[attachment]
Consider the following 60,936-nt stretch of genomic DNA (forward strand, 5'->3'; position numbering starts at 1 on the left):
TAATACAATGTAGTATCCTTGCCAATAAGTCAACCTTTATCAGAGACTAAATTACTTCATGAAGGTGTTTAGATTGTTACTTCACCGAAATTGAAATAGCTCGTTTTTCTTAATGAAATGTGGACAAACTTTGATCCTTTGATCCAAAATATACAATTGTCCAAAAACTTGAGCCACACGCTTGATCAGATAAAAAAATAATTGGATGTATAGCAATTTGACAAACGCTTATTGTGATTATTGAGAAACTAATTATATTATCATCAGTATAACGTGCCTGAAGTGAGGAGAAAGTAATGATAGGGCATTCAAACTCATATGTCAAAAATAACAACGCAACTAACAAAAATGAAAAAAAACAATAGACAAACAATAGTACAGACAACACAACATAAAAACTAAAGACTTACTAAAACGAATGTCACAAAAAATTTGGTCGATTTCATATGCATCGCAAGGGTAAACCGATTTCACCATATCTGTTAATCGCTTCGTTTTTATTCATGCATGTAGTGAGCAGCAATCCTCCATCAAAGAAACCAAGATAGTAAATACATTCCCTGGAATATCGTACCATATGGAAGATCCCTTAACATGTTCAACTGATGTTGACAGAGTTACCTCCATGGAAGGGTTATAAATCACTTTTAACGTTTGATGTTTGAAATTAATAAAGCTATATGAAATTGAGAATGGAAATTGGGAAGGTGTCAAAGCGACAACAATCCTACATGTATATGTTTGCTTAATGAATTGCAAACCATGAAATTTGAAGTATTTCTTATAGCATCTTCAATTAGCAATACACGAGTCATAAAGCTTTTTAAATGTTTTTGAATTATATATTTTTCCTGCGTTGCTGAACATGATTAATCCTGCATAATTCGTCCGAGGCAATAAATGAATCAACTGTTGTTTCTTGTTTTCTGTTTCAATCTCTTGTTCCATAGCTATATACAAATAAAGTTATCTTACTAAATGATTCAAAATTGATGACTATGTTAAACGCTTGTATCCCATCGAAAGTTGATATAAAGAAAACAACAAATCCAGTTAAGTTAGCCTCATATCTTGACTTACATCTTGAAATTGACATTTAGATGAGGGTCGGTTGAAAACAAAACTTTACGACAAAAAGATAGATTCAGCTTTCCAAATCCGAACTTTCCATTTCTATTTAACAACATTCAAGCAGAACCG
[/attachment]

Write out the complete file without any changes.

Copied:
Consider the following 60,936-nt stretch of genomic DNA (forward strand, 5'->3'; position numbering starts at 1 on the left):
TAATACAATGTAGTATCCTTGCCAATAAGTCAACCTTTATCAGAGACTAAATTACTTCATGAAGGTGTTTAGATTGTTACTTCACCGAAATTGAAATAGCTCGTTTTTCTTAATGAAATGTGGACAAACTTTGATCCTTTGATCCAAAATATACAATTGTCCAAAAACTTGAGCCACACGCTTGATCAGATAAAAAAATAATTGGATGTATAGCAATTTGACAAACGCTTATTGTGATTATTGAGAAACTAATTATATTATCATCAGTATAACGTGCCTGAAGTGAGGAGAAAGTAATGATAGGGCATTCAAACTCATATGTCAAAAATAACAACGCAACTAACAAAAATGAAAAAAAACAATAGACAAACAATAGTACAGACAACACAACATAAAAACTAAAGACTTACTAAAACGAATGTCACAAAAAATTTGGTCGATTTCATATGCATCGCAAGGGTAAACCGATTTCACCATATCTGTTAATCGCTTCGTTTTTATTCATGCATGTAGTGAGCAGCAATCCTCCATCAAAGAAACCAAGATAGTAAATACATTCCCTGGAATATCGTACCATATGGAAGATCCCTTAACATGTTCAACTGATGTTGACAGAGTTACCTCCATGGAAGGGTTATAAATCACTTTTAACGTTTGATGTTTGAAATTAATAAAGCTATATGAAATTGAGAATGGAAATTGGGAAGGTGTCAAAGCGACAACAATCCTACATGTATATGTTTGCTTAATGAATTGCAAACCATGAAATTTGAAGTATTTCTTATAGCATCTTCAATTAGCAATACACGAGTCATAAAGCTTTTTAAATGTTTTTGAATTATATATTTTTCCTGCGTTGCTGAACATGATTAATCCTGCATAATTCGTCCGAGGCAATAAATGAATCAACTGTTGTTTCTTGTTTTCTGTTTCAATCTCTTGTTCCATAGCTATATACAAATAAAGTTATCTTACTAAATGATTCAAAATTGATGACTATGTTAAACGCTTGTATCCCATCGAAAGTTGATATAAAGAAAACAACAAATCCAGTTAAGTTAGCCTCATATCTTGACTTACATCTTGAAATTGACATTTAGATGAGGGTCGGTTGAAAACAAAACTTTACGACAAAAAGATAGATTCAGCTTTCCAAATCCGAACTTTCCATTTCTATTTAACAACATTCAAGCAGAACCG